When Chris and I planned our pierogi making adventure, we talked about meat and potato fillings. Dessert never even crossed our minds. But then the day he came I was browsing Anne Applebaum’s From a Polish Country House Kitchen: 90 Recipes for the Ultimate Comfort Food and I noticed that she had pierogi with a strawberry filling, meant to be served as dessert. By complete coincidence, I had just purchased strawberries the day before. As far as I was concerned, it was a sign!
It is also very timely, because it is not often that this Ohioan can get seasonally appropriate spring ingredients onto the blog before people are searching for the recipes. All the berry recipes start popping up and we don’t see our first strawberries until June. But, while these are not as good as those local strawberries, the first domestic strawberries of the year are a very exciting ritual for this midwestern family! It means spring really is coming (all evidence to the contrary)–and at least they actually smell like strawberries!
Alex helped us the entire time we made pierogi, but Sammy got involved only for the strawberry ones, helping to cut out the circles of pasta dough. As you might notice, the strawberry ones have a fancier edge–that is because I did them. I also used the leftover strawberries in vodka to make a strawberry sauce. I liked the dessert as a whole, but just individual pierogi were still too heavy on the pasta for me. Alex on the other hand inhaled them as fast as I made them! (And yes if you are wondering I did allow my kids to eat them. There was not that much raw vodka in them at the end of the day and I chose not to worry about it.)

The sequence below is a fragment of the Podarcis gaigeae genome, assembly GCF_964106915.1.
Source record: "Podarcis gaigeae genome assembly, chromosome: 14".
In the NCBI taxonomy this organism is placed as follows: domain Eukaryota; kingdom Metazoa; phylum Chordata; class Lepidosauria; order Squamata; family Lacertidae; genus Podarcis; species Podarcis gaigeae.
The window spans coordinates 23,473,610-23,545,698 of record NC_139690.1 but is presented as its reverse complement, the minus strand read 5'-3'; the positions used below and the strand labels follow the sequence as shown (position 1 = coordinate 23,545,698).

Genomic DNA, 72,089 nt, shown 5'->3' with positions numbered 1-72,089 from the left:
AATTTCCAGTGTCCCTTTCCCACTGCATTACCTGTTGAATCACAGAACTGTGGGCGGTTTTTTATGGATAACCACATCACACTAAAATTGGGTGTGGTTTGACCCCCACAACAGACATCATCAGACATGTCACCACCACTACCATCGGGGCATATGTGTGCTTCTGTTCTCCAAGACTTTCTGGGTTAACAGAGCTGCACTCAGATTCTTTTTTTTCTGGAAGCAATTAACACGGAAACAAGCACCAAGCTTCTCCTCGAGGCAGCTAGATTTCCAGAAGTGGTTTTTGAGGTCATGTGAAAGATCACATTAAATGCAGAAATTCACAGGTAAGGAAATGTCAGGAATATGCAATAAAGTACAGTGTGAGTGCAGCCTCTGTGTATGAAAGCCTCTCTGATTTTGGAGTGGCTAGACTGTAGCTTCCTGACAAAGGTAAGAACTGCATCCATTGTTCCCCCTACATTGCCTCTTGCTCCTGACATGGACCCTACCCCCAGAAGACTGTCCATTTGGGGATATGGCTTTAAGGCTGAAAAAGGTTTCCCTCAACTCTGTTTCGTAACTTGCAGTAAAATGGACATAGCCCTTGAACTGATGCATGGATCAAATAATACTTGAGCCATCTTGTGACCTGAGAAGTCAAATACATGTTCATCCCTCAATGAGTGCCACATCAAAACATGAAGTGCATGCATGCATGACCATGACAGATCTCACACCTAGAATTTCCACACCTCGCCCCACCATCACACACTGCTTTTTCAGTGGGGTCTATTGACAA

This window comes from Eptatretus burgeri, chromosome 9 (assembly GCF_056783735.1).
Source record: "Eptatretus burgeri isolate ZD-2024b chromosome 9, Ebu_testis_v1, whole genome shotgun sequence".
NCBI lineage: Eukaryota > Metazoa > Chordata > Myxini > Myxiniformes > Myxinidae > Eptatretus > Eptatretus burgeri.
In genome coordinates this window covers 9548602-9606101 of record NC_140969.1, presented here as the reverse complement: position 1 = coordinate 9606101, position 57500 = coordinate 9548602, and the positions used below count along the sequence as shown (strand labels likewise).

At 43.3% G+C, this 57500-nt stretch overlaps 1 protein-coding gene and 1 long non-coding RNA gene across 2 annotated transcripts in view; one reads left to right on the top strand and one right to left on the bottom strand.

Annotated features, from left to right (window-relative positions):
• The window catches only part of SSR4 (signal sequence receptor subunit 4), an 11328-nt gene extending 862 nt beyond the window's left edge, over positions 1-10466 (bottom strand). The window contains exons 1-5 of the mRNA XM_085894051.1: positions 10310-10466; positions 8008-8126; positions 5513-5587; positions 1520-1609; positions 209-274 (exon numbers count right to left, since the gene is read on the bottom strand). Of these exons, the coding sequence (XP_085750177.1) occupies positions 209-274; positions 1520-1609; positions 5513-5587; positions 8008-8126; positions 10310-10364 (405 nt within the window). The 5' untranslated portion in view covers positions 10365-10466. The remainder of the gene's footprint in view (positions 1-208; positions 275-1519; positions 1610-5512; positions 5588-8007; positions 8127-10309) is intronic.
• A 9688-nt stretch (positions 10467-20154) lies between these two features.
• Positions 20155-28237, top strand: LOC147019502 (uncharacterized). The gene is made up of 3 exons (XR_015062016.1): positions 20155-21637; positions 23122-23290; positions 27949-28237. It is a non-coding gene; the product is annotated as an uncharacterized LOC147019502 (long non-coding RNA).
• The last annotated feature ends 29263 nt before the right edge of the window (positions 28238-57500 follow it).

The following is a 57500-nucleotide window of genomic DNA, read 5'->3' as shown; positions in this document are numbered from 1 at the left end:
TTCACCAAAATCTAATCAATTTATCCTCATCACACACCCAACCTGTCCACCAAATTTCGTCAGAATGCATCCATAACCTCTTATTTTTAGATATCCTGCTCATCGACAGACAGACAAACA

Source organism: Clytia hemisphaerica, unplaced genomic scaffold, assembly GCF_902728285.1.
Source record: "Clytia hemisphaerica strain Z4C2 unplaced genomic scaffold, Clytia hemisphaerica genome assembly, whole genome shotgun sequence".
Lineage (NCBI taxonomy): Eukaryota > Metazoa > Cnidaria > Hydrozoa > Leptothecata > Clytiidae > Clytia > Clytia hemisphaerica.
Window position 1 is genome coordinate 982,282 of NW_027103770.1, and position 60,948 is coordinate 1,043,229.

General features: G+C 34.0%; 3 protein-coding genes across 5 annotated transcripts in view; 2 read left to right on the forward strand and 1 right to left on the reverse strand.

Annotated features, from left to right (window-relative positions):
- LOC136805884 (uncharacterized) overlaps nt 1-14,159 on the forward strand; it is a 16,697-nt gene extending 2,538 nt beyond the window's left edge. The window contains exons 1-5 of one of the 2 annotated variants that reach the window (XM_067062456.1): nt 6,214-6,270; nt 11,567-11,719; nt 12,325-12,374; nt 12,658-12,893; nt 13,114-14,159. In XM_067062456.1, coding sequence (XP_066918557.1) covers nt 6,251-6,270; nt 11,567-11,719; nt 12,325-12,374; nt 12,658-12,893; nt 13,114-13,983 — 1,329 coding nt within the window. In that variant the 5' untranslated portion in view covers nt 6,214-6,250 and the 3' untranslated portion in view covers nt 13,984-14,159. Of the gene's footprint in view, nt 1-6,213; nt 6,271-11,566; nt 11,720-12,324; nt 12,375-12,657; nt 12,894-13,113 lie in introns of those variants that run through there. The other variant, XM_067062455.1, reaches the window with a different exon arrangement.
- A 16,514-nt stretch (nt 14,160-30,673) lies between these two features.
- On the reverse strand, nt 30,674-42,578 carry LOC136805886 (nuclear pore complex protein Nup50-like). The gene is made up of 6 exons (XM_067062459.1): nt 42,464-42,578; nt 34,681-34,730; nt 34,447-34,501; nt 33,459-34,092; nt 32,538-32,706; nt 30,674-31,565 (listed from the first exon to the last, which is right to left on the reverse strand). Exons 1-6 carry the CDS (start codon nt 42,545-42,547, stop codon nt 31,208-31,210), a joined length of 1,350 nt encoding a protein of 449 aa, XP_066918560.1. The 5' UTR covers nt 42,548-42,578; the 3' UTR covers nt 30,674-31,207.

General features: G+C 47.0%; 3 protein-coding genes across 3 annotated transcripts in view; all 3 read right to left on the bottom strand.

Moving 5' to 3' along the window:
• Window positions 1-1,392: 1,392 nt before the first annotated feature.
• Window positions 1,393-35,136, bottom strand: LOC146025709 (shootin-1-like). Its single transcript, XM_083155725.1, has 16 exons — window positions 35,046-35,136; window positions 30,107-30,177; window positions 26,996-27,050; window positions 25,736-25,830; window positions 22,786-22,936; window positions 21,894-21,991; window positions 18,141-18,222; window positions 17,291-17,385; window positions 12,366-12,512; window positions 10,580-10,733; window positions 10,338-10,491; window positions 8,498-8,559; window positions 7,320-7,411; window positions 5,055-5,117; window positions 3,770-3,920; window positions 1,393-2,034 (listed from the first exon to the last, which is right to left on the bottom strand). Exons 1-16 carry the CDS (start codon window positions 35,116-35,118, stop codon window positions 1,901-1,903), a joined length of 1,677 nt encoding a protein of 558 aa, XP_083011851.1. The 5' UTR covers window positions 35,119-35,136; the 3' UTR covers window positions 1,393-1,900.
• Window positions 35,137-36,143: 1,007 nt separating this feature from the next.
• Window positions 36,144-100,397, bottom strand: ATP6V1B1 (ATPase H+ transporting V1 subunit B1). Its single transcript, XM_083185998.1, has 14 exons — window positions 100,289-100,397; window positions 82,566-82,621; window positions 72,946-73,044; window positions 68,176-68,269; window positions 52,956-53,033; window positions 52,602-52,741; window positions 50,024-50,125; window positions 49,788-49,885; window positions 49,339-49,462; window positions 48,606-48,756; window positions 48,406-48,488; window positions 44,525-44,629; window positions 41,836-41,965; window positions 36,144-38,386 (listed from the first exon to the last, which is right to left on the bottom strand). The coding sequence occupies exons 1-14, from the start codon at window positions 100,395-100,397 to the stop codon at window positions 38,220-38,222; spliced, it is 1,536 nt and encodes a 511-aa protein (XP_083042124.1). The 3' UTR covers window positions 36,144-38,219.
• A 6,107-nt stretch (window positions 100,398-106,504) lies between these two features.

- recipe of rolled out pasta dough found here
- 3 pints fresh strawberries cleaned, hulled and cut into large chunks
- 3 T vodka
- 2 T granulated sugar plus additional sugar for sweetening the strawberry sauce if using
- 1 T confectioners' sugar
Toss the strawberries with the vodka and 2 tablespoons of sugar. Cover and marinate in the fridge if making in advance by several hours; otherwise just leave on the counter for up to an hour.
Toss the strawberries a few times while they are marinating.
Using a slotted spoon, place the equivalent of 1 whole strawberry (in pieces) on each circle of pasta dough. Fold the pasta over and crimp along the edges to seal.
Place in lightly salted boiling water. Once the pierogi float, let boil for 5 minutes before removing to a cooling rack.
Fry in butter over medium high heat until lightly browned on both sides.
Sift powdered sugar over the fried pierogi.
Applebaum serves them with sour cream and brown sugar but I preferred this sauce:
Once you have folded all of the pierogi, place the remaining strawberries and liquid into a small saucepan. Bring to a boil. Add sugar to taste, with a tablespoon of confectioners' sugar. Boil for 10-15 minutes, until thickened. Serve over the fried pierogi with a dollop of whipped cream.